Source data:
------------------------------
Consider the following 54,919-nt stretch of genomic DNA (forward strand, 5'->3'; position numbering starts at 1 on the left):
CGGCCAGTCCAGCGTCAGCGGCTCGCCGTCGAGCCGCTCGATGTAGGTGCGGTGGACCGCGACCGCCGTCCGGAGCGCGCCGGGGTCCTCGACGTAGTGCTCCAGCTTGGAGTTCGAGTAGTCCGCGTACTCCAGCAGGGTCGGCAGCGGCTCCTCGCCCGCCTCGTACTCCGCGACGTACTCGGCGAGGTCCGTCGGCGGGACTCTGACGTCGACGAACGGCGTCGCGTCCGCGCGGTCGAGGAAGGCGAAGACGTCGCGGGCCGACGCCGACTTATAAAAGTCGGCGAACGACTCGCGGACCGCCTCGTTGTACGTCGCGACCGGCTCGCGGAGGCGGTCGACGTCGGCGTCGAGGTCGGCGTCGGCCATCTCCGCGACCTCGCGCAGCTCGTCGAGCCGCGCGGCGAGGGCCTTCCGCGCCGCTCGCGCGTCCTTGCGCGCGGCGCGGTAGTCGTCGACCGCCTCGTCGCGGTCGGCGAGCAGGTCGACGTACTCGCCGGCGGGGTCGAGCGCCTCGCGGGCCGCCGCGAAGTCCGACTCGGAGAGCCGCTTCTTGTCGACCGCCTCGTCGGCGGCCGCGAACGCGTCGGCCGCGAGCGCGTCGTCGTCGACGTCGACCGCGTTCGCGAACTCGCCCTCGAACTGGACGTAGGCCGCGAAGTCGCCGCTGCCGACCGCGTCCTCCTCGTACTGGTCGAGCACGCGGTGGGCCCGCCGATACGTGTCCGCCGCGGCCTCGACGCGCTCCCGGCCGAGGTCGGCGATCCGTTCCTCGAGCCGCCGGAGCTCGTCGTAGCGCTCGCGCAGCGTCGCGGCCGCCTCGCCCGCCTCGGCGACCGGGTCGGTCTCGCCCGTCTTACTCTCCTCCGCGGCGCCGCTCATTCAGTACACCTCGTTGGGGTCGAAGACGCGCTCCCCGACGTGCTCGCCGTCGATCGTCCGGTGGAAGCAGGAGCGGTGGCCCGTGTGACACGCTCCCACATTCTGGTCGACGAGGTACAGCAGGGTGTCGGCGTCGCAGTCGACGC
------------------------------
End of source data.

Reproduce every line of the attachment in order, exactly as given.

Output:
Consider the following 54,919-nt stretch of genomic DNA (forward strand, 5'->3'; position numbering starts at 1 on the left):
CGGCCAGTCCAGCGTCAGCGGCTCGCCGTCGAGCCGCTCGATGTAGGTGCGGTGGACCGCGACCGCCGTCCGGAGCGCGCCGGGGTCCTCGACGTAGTGCTCCAGCTTGGAGTTCGAGTAGTCCGCGTACTCCAGCAGGGTCGGCAGCGGCTCCTCGCCCGCCTCGTACTCCGCGACGTACTCGGCGAGGTCCGTCGGCGGGACTCTGACGTCGACGAACGGCGTCGCGTCCGCGCGGTCGAGGAAGGCGAAGACGTCGCGGGCCGACGCCGACTTATAAAAGTCGGCGAACGACTCGCGGACCGCCTCGTTGTACGTCGCGACCGGCTCGCGGAGGCGGTCGACGTCGGCGTCGAGGTCGGCGTCGGCCATCTCCGCGACCTCGCGCAGCTCGTCGAGCCGCGCGGCGAGGGCCTTCCGCGCCGCTCGCGCGTCCTTGCGCGCGGCGCGGTAGTCGTCGACCGCCTCGTCGCGGTCGGCGAGCAGGTCGACGTACTCGCCGGCGGGGTCGAGCGCCTCGCGGGCCGCCGCGAAGTCCGACTCGGAGAGCCGCTTCTTGTCGACCGCCTCGTCGGCGGCCGCGAACGCGTCGGCCGCGAGCGCGTCGTCGTCGACGTCGACCGCGTTCGCGAACTCGCCCTCGAACTGGACGTAGGCCGCGAAGTCGCCGCTGCCGACCGCGTCCTCCTCGTACTGGTCGAGCACGCGGTGGGCCCGCCGATACGTGTCCGCCGCGGCCTCGACGCGCTCCCGGCCGAGGTCGGCGATCCGTTCCTCGAGCCGCCGGAGCTCGTCGTAGCGCTCGCGCAGCGTCGCGGCCGCCTCGCCCGCCTCGGCGACCGGGTCGGTCTCGCCCGTCTTACTCTCCTCCGCGGCGCCGCTCATTCAGTACACCTCGTTGGGGTCGAAGACGCGCTCCCCGACGTGCTCGCCGTCGATCGTCCGGTGGAAGCAGGAGCGGTGGCCCGTGTGACACGCTCCCACATTCTGGTCGACGAGGTACAGCAGGGTGTCGGCGTCGCAGTCGACGC